Photos are OK; agreed ink jets on coated paper do a better job for that, but it's good enough and besides, not what I bought the printer for.
Doesn't practically everyone have a landline - even if they don't use it for voice? Surely this should be added on to general taxation - then those on silly salaries (ie, the bankers that the gvnmnt bailed out) get to pay a bit more, and those of us earning peanuts don't have our nuts squeezed, so to speak.
@Giles Jones "Yet another reason why we need more fibre and less copper. You can't really sell glass fibre for scrap."
That doesn't seem to stop the usual suspects from digging it up - someone I know runs the IT at a chemical plant and they had all their fibre dug up a while back, by, how shall I put it, the residents of a local unauthorised encampment.
So your password list gets nicked along with the wallet. Exactly how do you change your password then if your list of passwords has been nicked? Especially if you have to change it before the thief looks at the contents of the wallet and logs on to your bank - I can imagine your bank's response when they find out you kept your password with your bank card!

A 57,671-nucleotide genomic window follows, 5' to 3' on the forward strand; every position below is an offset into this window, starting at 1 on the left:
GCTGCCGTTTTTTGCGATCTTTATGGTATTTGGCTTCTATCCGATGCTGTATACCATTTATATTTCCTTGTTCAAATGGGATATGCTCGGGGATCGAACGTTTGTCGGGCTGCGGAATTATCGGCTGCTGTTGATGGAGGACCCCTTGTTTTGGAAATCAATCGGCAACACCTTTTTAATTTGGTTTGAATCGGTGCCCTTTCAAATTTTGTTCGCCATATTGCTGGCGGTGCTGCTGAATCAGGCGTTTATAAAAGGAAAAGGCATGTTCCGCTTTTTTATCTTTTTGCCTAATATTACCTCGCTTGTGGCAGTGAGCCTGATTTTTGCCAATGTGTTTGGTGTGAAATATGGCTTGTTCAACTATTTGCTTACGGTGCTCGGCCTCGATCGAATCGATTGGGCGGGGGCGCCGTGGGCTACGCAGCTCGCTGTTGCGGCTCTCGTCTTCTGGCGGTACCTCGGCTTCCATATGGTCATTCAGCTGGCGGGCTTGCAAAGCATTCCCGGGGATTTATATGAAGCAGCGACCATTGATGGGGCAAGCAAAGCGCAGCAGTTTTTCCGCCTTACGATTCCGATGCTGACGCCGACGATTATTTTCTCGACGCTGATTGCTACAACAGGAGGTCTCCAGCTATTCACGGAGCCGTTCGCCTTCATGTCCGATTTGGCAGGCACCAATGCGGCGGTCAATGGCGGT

I'm alright Jack :-)
In north kent about 30 miles east of Bromley, all was well last night and has been fine all day today - I'm a network engineery type working from home so if anything goes down all merry hell breaks loose! I'm in an ex telewest area and the service here has been rock solid for the last 5 years.
very little incremental resources my arse
My quad core box draws about 45w when doing the usual work chores - reading el Reg, email, wordprocessing etc, and about 80w at full tilt. It also goes from silent to 'Jet Engine' and warms the office up nicely - to the extent that in winter, if it gets cold I just fire up a FaH process.
Do commercial systems really hard code the vat rate ? I wrote my own as none of the commercial/FOSS ones quite suited. Here's my cron job for next sunday at midnight:
update products set vat=1.15 where vat=1.175
covers all the zero rated stuff too. Magic. Perhaps I should book 4 hours just to make it sound complicated...
What's it for??
How on earth does this database prevent someone from abusing their own chilldren ? We're not quite in a 24hr domestic surveilance society (yet) and as far as I know there aren't cameras in my home watching me bath my baby checking that I'm not taking /too/ much care washing his bottom...
Re "an (arguably) obvious idea" - you're forgetting that prior art only exists in the USA - the US patent office doesn't count anything invented outside the US.
Now if we could only get the reverse to apply, ie that US patents could safely be ignored if you are not based in the US, then we could let them patent themselves into oblivion and let them go the same way as their bankers.